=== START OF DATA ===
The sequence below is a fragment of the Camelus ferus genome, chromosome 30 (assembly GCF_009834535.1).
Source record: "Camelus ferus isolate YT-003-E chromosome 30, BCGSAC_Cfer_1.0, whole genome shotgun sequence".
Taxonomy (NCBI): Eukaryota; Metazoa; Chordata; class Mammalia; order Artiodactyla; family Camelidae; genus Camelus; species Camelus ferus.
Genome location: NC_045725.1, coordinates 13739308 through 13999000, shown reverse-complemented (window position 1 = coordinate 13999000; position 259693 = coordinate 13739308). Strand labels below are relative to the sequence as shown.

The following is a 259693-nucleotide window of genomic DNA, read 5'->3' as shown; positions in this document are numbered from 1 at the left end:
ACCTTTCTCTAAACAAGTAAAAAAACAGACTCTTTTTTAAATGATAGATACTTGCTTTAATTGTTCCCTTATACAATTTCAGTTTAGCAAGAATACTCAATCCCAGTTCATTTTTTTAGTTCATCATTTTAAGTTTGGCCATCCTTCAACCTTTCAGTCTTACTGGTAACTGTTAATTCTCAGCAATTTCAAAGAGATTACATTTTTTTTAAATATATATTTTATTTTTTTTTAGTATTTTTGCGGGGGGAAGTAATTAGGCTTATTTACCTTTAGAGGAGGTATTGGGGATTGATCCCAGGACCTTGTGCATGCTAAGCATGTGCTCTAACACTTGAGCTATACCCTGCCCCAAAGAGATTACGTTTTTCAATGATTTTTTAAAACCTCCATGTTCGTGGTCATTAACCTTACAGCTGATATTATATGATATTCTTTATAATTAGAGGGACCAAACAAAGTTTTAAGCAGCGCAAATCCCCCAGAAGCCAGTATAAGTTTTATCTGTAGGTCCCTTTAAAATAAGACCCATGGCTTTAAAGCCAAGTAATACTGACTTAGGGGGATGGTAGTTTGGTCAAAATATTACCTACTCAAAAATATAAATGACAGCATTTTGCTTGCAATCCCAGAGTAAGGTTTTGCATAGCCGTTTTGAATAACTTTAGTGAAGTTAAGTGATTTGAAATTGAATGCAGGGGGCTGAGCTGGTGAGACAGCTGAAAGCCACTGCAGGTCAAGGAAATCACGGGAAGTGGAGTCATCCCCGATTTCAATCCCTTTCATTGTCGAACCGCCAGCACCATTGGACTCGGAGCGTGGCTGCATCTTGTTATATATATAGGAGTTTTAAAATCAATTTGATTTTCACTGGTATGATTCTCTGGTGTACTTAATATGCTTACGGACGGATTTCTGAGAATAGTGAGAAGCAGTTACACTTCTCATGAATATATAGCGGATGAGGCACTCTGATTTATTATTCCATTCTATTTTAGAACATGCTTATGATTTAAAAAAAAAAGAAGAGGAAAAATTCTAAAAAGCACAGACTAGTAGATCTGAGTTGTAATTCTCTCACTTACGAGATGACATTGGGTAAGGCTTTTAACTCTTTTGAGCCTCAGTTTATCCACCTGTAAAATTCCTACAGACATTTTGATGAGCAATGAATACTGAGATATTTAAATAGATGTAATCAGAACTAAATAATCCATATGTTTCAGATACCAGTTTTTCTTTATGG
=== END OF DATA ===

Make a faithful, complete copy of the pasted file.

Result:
The sequence below is a fragment of the Camelus ferus genome, chromosome 30 (assembly GCF_009834535.1).
Source record: "Camelus ferus isolate YT-003-E chromosome 30, BCGSAC_Cfer_1.0, whole genome shotgun sequence".
Taxonomy (NCBI): Eukaryota; Metazoa; Chordata; class Mammalia; order Artiodactyla; family Camelidae; genus Camelus; species Camelus ferus.
Genome location: NC_045725.1, coordinates 13739308 through 13999000, shown reverse-complemented (window position 1 = coordinate 13999000; position 259693 = coordinate 13739308). Strand labels below are relative to the sequence as shown.

The following is a 259693-nucleotide window of genomic DNA, read 5'->3' as shown; positions in this document are numbered from 1 at the left end:
ACCTTTCTCTAAACAAGTAAAAAAACAGACTCTTTTTTAAATGATAGATACTTGCTTTAATTGTTCCCTTATACAATTTCAGTTTAGCAAGAATACTCAATCCCAGTTCATTTTTTTAGTTCATCATTTTAAGTTTGGCCATCCTTCAACCTTTCAGTCTTACTGGTAACTGTTAATTCTCAGCAATTTCAAAGAGATTACATTTTTTTTAAATATATATTTTATTTTTTTTTAGTATTTTTGCGGGGGGAAGTAATTAGGCTTATTTACCTTTAGAGGAGGTATTGGGGATTGATCCCAGGACCTTGTGCATGCTAAGCATGTGCTCTAACACTTGAGCTATACCCTGCCCCAAAGAGATTACGTTTTTCAATGATTTTTTAAAACCTCCATGTTCGTGGTCATTAACCTTACAGCTGATATTATATGATATTCTTTATAATTAGAGGGACCAAACAAAGTTTTAAGCAGCGCAAATCCCCCAGAAGCCAGTATAAGTTTTATCTGTAGGTCCCTTTAAAATAAGACCCATGGCTTTAAAGCCAAGTAATACTGACTTAGGGGGATGGTAGTTTGGTCAAAATATTACCTACTCAAAAATATAAATGACAGCATTTTGCTTGCAATCCCAGAGTAAGGTTTTGCATAGCCGTTTTGAATAACTTTAGTGAAGTTAAGTGATTTGAAATTGAATGCAGGGGGCTGAGCTGGTGAGACAGCTGAAAGCCACTGCAGGTCAAGGAAATCACGGGAAGTGGAGTCATCCCCGATTTCAATCCCTTTCATTGTCGAACCGCCAGCACCATTGGACTCGGAGCGTGGCTGCATCTTGTTATATATATAGGAGTTTTAAAATCAATTTGATTTTCACTGGTATGATTCTCTGGTGTACTTAATATGCTTACGGACGGATTTCTGAGAATAGTGAGAAGCAGTTACACTTCTCATGAATATATAGCGGATGAGGCACTCTGATTTATTATTCCATTCTATTTTAGAACATGCTTATGATTTAAAAAAAAAAGAAGAGGAAAAATTCTAAAAAGCACAGACTAGTAGATCTGAGTTGTAATTCTCTCACTTACGAGATGACATTGGGTAAGGCTTTTAACTCTTTTGAGCCTCAGTTTATCCACCTGTAAAATTCCTACAGACATTTTGATGAGCAATGAATACTGAGATATTTAAATAGATGTAATCAGAACTAAATAATCCATATGTTTCAGATACCAGTTTTTCTTTATGG